COMBI >> Scales >> High Level Mobility Assessment Tool >> Syllabus


Gavin Williams, PhD, Epworth Rehabilitation at

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Williams, G. (2006). The High Level Mobility Assessment Tool. The Center for Outcome Measurement in Brain Injury.
combi/himat ( accessed ).





HiMAT Syllabus

The HiMAT has been specifically designed to be quick and easy to use without any formal training program. Any health professional or assistant may conduct testing following familiarization with the administration and scoring outlined in the User Manual (Williams et al., 2004b).

Guidelines for Administration

Data collection for scoring the HiMAT is simple and requires only 5-15 minutes. Testing can take place in almost any clinical setting and requires minimal equipment. The equipment that is required includes a:

  • 20m walkway: The walkway is marked by cones/markers at the start, 5m, 15m and at the end (20m mark). The middle 10m (from the 5m to the 15m markers) is used for recording client performances;
  • 14 step staircase;
  • Stopwatch;
  • Inked moleskin markers;
  • House brick or similar sized object; and,
  • Tape measure.

Clients should wear suitable clothing and footwear for walking, running and hopping.

Item Administration
Each client should have a practice trial for each item before testing. Reliability testing shows that even long-term TBI clients improve on retesting, indicative of a practice effect or improved confidence. A practice trial before testing will enable a more ‘true’ measure of client ability. The tester should position himself or herself beside the client during testing to ensure client safety.

Items may be administered in any order, but since the minimal mobility requirement for the HiMAT is independent mobility, we advise that the testing commence with the “Walking item”. This ensures initial success for the client where many of the subsequent items may be beyond their ability. The items on the scoresheet are grouped together in testing location, not order of difficulty.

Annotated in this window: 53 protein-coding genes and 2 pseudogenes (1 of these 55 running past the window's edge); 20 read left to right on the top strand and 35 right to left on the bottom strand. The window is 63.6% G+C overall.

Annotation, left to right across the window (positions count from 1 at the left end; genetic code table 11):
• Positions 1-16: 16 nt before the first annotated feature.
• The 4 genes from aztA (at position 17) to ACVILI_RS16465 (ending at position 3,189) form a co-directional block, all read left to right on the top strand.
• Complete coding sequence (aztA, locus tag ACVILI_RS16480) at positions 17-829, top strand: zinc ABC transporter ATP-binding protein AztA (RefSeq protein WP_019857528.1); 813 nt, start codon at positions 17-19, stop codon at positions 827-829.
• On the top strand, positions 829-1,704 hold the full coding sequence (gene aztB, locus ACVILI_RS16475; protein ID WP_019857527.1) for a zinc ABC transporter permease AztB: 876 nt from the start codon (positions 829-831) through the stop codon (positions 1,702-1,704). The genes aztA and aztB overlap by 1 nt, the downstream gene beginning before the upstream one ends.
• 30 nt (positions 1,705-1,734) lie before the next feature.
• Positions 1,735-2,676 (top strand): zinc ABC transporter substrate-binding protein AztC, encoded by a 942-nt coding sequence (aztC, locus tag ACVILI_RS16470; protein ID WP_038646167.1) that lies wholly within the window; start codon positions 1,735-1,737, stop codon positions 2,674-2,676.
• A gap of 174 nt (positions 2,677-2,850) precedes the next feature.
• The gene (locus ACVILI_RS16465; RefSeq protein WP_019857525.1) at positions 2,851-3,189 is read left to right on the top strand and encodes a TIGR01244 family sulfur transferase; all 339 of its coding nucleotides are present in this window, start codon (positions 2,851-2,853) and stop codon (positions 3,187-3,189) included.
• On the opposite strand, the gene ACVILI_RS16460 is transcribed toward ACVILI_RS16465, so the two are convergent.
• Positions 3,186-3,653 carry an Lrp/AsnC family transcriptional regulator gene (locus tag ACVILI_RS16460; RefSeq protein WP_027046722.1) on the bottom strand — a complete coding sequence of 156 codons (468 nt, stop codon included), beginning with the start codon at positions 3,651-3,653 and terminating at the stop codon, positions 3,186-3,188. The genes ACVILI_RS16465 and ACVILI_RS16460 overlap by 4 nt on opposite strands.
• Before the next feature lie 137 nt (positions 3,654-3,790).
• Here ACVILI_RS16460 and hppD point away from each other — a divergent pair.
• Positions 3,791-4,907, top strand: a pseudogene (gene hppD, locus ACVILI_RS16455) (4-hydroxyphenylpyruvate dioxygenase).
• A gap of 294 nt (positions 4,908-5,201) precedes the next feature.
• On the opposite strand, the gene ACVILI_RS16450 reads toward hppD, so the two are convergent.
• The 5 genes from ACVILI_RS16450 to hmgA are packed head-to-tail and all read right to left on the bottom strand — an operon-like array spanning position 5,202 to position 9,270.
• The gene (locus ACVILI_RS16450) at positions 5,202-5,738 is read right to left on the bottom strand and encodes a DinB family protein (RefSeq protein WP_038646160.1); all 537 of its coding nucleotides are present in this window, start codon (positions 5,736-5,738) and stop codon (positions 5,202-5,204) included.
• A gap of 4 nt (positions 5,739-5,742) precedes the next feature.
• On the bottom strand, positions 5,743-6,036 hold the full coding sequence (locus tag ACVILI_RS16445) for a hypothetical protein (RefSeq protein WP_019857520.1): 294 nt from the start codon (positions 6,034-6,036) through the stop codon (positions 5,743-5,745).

Detailed information regarding the testing procedure and client instructions are outlined in the manual, but a brief outline of each item is available for download. The scoresheet and instructions are designed to be printed out on one double sided sheet.

Download Scoresheet & Instructions (40K)

Although there are 13 items listed on the scoresheet, only 11 are tested. Ascending stairs has two components, ‘dependent’ and ‘independent’. A patient is tested ascending stairs only once, and scored on either the ‘dependent’ or the ‘independent’ item. The same scoring system is also applied for descending stairs which is explained in further detail below.


The HiMAT total score is the sum of scores obtained on all the items successfully attempted by each client. Each item is rated on a 5-point scale from 0-4, except the two dependent ‘Stair’ items, which are rated on a 6-point scale from 0-5. The maximum score for the HiMAT is 54.

Each client has their scores recorded on the scoring sheet as the testing proceeds. If a client fails an item, they score a ‘0’ for that item. Performances are written in the performance column, and then the corresponding score is assigned in the adjoining column. For example, if a client scores 6.1 seconds for ‘Walking’, the second column is circled (5.4-6.7) indicating the client’s score for ‘Walking’ is a ‘2’.

The ‘Bound’ items are scored separately, designated ‘affected’ and ‘less-affected’ rather than left and right. ‘Bound – affected’ means the patient attempts a bound pushing off their less affected leg and landing on their more affected leg.

‘Up stairs’ and ‘Down stairs’ are scored separately. For each item, clients are scored according to how they attempted the stairs. If a client uses a handrail or is unable to ascend the stairs reciprocally, they are scored as ‘dependent’. Their time is recorded on the score sheet and they are scored only on the ‘Up stairs – dependent’ item. If a client successfully ascends the stairs reciprocally without use of a handrail, they are scored on the ‘Up stairs - independent’ item AND get an additional 5 points scored on the ‘Up stairs – dependent’ item. The same scoring procedure is followed for ‘Down stairs’.

Once testing is completed, scores in each column are summed. When all the columns are summed, the column scores are added to determine the total HiMAT score.

Examples of testing and scoring of results can be found under FAQ.


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